Synopsis: An ex-CIA agent only known as The Protagonist (John David Washington) is roped into a secretive organisation that aims to stop a global catastrophe resulting from the ability to reverse time.
1. Uh … it’s not good. It’s not bad per se, but it’s certainly not good.
2. Fine, I’ll start over. Ahem. With Tenet, Christopher Nolan appears to have transformed into the parody version of himself that certain corners of the Internet paint him as. Needlessly convoluted plot? Check. Pseudo-intellectual pontification of weighty ideas? Check. A flashy temporal mechanic primarily used to spice up action scenes? Check. Mountains of exposition? Check. A dead wife? Che – well, not really, but given how paper-thin the character is, she might as well be. This version of Nolan – the frigid pseud who makes dumb popcorn movies that pretend to be deep – is not one I agree with … until now. Tenet is comfortably the worst entry in the Nolan oeuvre, a film that amplifies his worst traits (1) and downplays his best ones. (2)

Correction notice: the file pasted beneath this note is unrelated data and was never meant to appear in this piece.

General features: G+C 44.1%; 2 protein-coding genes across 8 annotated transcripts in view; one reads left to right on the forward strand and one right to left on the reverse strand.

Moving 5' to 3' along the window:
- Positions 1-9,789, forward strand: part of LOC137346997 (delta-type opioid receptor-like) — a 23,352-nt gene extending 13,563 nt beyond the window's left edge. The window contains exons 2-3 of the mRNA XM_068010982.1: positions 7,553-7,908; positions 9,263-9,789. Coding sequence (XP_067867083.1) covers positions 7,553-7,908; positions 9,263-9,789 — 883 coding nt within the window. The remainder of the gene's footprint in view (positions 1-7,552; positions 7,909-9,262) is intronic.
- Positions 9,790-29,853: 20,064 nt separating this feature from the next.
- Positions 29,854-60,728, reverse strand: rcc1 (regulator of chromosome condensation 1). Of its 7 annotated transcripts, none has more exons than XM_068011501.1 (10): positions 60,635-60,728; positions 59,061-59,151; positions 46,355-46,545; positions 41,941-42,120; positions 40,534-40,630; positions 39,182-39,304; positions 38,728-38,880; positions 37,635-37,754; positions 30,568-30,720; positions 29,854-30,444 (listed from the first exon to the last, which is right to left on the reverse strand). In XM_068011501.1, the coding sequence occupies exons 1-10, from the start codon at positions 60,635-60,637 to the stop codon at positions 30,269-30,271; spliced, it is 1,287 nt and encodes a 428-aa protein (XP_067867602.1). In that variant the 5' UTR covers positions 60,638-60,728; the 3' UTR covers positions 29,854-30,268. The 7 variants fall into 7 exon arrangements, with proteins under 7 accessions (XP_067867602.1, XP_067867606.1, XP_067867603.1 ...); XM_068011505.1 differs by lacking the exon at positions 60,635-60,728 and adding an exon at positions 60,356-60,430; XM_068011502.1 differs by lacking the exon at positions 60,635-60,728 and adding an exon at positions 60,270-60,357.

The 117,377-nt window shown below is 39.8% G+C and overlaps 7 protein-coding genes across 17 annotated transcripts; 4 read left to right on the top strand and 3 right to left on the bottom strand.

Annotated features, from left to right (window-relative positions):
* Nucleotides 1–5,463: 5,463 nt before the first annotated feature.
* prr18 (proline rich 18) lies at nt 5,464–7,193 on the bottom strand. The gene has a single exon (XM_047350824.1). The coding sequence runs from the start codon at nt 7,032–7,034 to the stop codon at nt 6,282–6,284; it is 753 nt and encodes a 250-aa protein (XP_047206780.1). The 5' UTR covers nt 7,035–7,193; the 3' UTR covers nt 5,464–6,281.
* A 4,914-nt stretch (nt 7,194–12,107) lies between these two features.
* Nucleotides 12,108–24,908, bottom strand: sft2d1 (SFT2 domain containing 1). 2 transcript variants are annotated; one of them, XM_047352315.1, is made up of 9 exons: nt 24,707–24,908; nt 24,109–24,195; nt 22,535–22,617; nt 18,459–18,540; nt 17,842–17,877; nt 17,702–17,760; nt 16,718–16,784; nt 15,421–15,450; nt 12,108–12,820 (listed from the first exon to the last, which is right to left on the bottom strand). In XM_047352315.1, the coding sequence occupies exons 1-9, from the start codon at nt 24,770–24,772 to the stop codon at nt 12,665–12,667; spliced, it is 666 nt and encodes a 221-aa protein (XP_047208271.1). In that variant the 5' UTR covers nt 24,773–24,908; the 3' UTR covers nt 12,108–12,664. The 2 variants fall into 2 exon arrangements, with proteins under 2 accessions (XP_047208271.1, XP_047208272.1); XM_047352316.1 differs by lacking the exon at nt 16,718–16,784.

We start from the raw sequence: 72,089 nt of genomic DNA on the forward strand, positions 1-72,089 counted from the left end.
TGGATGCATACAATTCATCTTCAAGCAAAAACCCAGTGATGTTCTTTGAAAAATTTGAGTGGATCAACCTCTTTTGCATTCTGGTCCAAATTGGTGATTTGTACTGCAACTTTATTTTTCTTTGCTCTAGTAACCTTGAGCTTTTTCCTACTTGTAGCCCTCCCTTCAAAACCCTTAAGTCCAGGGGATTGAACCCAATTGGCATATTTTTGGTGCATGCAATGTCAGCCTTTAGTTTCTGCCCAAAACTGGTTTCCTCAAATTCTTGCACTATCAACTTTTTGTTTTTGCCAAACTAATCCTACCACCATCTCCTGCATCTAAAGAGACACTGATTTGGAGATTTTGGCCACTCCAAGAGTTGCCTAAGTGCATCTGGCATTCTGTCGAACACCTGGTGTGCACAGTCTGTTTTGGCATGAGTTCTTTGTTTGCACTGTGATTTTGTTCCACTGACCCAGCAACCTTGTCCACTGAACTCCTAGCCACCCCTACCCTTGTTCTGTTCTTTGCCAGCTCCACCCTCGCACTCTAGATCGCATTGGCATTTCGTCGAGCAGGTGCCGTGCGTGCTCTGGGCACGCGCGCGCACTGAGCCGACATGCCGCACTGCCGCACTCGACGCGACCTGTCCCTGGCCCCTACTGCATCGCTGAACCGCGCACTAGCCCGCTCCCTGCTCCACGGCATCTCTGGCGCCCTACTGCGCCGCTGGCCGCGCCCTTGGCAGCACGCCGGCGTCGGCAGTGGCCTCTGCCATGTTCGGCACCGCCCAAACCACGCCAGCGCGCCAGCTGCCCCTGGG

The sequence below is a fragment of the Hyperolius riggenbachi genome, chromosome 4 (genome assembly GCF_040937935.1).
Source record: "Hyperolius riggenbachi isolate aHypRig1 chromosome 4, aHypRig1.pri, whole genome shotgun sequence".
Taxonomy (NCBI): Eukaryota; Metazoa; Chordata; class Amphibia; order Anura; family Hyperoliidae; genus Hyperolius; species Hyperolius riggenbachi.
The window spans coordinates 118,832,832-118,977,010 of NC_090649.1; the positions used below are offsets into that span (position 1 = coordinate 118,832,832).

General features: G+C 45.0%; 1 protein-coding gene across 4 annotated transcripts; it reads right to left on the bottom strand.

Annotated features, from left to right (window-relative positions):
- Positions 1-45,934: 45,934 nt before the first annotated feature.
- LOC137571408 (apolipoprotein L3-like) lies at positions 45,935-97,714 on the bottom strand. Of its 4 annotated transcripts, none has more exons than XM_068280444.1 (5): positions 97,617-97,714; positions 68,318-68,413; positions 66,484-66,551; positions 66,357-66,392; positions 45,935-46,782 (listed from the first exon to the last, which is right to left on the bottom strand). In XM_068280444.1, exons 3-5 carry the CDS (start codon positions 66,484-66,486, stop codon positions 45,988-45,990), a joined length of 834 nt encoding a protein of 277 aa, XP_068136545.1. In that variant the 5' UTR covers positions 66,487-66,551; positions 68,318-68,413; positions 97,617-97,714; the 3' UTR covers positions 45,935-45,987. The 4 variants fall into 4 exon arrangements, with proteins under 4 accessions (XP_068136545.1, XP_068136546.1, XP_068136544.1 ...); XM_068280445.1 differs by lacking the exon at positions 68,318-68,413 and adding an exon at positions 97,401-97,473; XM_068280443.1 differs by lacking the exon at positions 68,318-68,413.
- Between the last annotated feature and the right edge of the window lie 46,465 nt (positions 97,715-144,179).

3. The first issue I have with Tenet is a massive one. Its central mechanic (or gimmick, if you want to be unkind) is boring. It is uninteresting not only as a theme or motif, but fails to be even an entertaining narrative or filmmaking device. This is an unfortunate first from a director who had so skilfully deployed similar time-bending gimmicks in Memento, Inception and Dunkirk. Tenet‘s much touted action scenes, which feature one party moving forward in time with the other moving backwards, look less like a masterfully choreographed ballet and more like two drunks in the street at 3am unsuccessfully grappling with each other to maintain their balance. This is a general problem throughout Tenet – its straightforward action scenes are superb, with the best of the lot being a close quarters kitchen brawl that resembles a less caffeinated Bourne movie. However, said action sequences (such as an art vault heist and a heavy vehicles chase), after chugging along nicely, get completely derailed by the timey-wimey nonsense that Nolan deludes himself into thinking is the core of this movie. This all culminates in the climax, which is one of the dullest, grayest moments that the director has ever put onscreen, involving literal faceless figures in green facing off against other faceless figures in blue in a setting that can be best described as boilerplate urban ruin. It is a shockingly pedestrian effort from a filmmaker who made his name on bombastic action scenes, utterly lacking in coherence, visual pleasure, or meaning.